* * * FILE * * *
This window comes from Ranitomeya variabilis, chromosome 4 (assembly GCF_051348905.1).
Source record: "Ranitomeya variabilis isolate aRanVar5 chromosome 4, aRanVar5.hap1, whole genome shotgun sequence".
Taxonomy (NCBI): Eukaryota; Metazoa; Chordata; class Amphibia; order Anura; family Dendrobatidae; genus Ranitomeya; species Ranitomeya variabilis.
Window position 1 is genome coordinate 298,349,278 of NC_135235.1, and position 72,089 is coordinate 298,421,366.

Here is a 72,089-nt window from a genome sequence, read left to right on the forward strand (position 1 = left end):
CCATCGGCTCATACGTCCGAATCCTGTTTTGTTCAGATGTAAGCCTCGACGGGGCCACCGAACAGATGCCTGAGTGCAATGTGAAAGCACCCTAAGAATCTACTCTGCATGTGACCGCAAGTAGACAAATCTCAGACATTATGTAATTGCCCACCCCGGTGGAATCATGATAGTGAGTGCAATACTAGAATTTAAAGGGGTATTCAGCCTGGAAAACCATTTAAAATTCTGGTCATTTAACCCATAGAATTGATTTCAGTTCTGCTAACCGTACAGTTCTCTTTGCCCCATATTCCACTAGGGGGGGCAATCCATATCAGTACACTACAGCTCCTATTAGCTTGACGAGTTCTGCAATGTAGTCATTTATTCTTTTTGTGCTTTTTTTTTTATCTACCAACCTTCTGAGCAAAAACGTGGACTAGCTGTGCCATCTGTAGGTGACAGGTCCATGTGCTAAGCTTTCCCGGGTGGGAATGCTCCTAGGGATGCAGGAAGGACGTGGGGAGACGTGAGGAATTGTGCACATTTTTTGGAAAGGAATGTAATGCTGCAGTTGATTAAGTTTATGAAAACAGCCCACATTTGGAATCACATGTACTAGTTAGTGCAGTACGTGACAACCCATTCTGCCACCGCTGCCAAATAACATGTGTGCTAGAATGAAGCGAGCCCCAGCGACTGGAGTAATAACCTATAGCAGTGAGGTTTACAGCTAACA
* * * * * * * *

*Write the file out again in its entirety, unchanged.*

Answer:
This window comes from Ranitomeya variabilis, chromosome 4 (assembly GCF_051348905.1).
Source record: "Ranitomeya variabilis isolate aRanVar5 chromosome 4, aRanVar5.hap1, whole genome shotgun sequence".
Taxonomy (NCBI): Eukaryota; Metazoa; Chordata; class Amphibia; order Anura; family Dendrobatidae; genus Ranitomeya; species Ranitomeya variabilis.
Window position 1 is genome coordinate 298,349,278 of NC_135235.1, and position 72,089 is coordinate 298,421,366.

Here is a 72,089-nt window from a genome sequence, read left to right on the forward strand (position 1 = left end):
CCATCGGCTCATACGTCCGAATCCTGTTTTGTTCAGATGTAAGCCTCGACGGGGCCACCGAACAGATGCCTGAGTGCAATGTGAAAGCACCCTAAGAATCTACTCTGCATGTGACCGCAAGTAGACAAATCTCAGACATTATGTAATTGCCCACCCCGGTGGAATCATGATAGTGAGTGCAATACTAGAATTTAAAGGGGTATTCAGCCTGGAAAACCATTTAAAATTCTGGTCATTTAACCCATAGAATTGATTTCAGTTCTGCTAACCGTACAGTTCTCTTTGCCCCATATTCCACTAGGGGGGGCAATCCATATCAGTACACTACAGCTCCTATTAGCTTGACGAGTTCTGCAATGTAGTCATTTATTCTTTTTGTGCTTTTTTTTTTATCTACCAACCTTCTGAGCAAAAACGTGGACTAGCTGTGCCATCTGTAGGTGACAGGTCCATGTGCTAAGCTTTCCCGGGTGGGAATGCTCCTAGGGATGCAGGAAGGACGTGGGGAGACGTGAGGAATTGTGCACATTTTTTGGAAAGGAATGTAATGCTGCAGTTGATTAAGTTTATGAAAACAGCCCACATTTGGAATCACATGTACTAGTTAGTGCAGTACGTGACAACCCATTCTGCCACCGCTGCCAAATAACATGTGTGCTAGAATGAAGCGAGCCCCAGCGACTGGAGTAATAACCTATAGCAGTGAGGTTTACAGCTAACA